I've come into an interesting problem (as is often the case in interacting with legacy systems). I'm working on an application (which currently runs on a x86 Linux or Windows system) that can receive requests from a variety of systems, one of them being an MVS system.
I am attempting to determine which codepage/charset I should be using to interpret request data coming from the MVS system.
In the past, I've used 'cp500' (IBM-500) to interpret byte date coming for z/OS systems, however I fear that since MVS is a bit of a legacy system, and that since IBM seemed to change it's mind consistently with respect to what encoding to use (there must be tens of EBCDIC encodings), that cp500 may not be the correct encoding.
The best resource I've found on character sets in Java is: http://mindprod.com/jgloss/encoding . However from this site, and IBM Infocenters, I have not been able to get a clear answer.
EDIT: Added from my response to Pax below:
There was a glaring hole in my question in the origin of the request data. In this case, the origin of the data is through a Websphere MQ interface. Websphere MQ does have facilities for translating to the proper encoding, however that is only for reading the data using MQMessage.readString(), which has since been deprecated. I would prefer to use this, however I am using a proprietary interface framework in which I can't change how the message is read off the MQQueue, which is reading bytes directly off the Queue and thus I am left handle translation.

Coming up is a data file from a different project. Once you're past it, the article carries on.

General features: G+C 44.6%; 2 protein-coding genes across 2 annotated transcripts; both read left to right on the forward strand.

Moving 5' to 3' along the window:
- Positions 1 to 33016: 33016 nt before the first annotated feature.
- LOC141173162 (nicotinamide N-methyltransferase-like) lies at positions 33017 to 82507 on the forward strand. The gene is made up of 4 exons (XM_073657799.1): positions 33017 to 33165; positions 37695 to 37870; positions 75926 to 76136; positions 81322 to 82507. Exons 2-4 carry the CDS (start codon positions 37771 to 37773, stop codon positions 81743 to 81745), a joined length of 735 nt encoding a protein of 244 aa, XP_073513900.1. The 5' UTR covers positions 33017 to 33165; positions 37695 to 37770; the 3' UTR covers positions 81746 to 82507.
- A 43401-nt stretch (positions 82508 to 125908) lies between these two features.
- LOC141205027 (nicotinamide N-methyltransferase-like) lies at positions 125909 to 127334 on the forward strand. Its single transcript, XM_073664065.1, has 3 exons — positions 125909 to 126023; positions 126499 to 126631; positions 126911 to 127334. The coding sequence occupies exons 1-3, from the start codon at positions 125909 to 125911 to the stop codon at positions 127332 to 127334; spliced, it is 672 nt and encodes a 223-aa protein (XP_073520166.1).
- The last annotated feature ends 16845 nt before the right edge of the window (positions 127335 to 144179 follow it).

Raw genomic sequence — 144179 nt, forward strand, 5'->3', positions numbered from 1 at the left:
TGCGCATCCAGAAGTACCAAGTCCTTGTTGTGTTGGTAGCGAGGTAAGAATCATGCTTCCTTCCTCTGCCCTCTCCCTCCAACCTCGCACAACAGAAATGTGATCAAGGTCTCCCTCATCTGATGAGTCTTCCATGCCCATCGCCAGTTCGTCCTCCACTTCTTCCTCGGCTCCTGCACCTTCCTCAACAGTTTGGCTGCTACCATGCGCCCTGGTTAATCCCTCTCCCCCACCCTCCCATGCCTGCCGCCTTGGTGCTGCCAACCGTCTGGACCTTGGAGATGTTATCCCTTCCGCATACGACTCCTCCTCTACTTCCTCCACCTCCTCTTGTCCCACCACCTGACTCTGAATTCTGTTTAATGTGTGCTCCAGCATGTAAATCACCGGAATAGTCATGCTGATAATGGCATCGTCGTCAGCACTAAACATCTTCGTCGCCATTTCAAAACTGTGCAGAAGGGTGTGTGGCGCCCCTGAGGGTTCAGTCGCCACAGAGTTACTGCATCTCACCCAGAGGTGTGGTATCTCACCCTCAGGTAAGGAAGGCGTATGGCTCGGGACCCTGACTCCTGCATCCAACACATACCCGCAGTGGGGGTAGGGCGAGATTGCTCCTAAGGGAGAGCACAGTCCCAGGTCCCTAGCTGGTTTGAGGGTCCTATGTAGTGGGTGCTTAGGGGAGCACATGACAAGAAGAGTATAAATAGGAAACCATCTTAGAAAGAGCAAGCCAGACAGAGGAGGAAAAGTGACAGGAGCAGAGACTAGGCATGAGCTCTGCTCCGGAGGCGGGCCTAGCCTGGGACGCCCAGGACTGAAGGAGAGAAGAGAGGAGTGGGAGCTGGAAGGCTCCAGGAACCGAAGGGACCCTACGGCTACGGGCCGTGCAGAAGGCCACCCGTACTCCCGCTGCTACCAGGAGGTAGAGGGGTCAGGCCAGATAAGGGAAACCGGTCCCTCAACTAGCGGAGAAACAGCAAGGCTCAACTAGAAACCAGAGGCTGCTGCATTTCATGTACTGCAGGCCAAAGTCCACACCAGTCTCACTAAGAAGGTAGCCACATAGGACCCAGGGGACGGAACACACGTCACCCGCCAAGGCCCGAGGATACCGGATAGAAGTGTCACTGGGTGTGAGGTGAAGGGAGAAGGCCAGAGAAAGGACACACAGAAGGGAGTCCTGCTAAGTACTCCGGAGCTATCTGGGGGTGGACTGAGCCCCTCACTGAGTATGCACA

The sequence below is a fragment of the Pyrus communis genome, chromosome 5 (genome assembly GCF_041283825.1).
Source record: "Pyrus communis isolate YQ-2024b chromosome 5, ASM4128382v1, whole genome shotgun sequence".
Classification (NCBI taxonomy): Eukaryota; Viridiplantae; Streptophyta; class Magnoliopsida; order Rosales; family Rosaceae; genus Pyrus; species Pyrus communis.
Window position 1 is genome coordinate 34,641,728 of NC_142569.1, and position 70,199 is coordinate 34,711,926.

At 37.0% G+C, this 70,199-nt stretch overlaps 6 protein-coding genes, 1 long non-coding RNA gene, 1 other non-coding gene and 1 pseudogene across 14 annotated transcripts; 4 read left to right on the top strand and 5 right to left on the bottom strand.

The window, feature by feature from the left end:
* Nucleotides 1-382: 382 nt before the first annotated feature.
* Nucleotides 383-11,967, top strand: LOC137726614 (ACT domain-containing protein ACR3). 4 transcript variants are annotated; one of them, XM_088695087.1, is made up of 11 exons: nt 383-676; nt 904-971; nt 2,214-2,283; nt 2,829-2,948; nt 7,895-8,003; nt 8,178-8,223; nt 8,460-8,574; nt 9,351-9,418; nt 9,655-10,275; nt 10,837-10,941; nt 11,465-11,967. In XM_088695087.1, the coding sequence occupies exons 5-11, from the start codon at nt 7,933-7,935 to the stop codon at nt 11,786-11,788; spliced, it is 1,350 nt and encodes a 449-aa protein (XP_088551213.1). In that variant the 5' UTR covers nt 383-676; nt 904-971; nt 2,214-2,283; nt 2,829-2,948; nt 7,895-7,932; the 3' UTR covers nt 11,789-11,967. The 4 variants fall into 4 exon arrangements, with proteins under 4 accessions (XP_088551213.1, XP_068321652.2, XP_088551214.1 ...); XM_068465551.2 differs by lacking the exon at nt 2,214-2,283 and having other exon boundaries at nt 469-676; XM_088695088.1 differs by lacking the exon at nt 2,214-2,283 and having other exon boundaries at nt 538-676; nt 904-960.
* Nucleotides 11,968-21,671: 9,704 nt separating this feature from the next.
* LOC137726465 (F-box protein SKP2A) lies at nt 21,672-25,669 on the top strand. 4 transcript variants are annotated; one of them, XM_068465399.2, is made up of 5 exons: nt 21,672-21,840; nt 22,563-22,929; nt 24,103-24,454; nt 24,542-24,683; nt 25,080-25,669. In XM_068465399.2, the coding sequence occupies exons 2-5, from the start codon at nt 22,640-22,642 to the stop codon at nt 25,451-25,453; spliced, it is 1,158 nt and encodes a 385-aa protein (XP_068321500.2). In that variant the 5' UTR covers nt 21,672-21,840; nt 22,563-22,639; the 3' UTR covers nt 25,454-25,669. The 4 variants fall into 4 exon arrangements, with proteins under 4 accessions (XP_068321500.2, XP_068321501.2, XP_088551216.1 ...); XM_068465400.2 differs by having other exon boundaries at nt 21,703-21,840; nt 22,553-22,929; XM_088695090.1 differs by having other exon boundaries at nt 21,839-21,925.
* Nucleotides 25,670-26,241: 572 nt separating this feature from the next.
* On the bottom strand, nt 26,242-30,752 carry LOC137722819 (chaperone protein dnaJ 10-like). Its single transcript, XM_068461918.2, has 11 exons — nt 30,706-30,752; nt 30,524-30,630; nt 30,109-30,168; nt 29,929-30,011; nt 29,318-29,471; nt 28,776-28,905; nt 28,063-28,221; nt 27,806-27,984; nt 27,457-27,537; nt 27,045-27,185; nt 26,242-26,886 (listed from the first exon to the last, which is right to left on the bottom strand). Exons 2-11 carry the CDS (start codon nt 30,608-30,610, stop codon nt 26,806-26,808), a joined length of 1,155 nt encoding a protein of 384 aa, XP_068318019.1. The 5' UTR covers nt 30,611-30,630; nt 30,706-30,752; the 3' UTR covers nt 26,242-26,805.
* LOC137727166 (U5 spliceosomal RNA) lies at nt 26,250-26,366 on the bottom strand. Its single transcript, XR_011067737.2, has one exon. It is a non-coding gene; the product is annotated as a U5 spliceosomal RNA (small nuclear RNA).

Final Answer: I wanted to follow up on this. It turns out the correct Character Set was indeed cp500 (IBM-500). However, i'm under the impression that results may vary. Some tips for anyone else with the same issue:
Utilize Charset.availableCharsets();. This will give you a map of Supported Character Sets in your run time. I iterated through these sets and printed out my byte data translated into that character set. While it didn't give me the answer I wanted (mainly because I wasn't able to read data as it was coming in), I imagine it could be helpful for others.
Refer to: http://mindprod.com/jgloss/encoding for a list of supported char sets.
Lastly, though I have not confirmed this, but ensure you are using the right JRE. I'm thinking that the IBM Runtimes support more EBCDIC character sets then OpenJDK or Sun's Runtimes.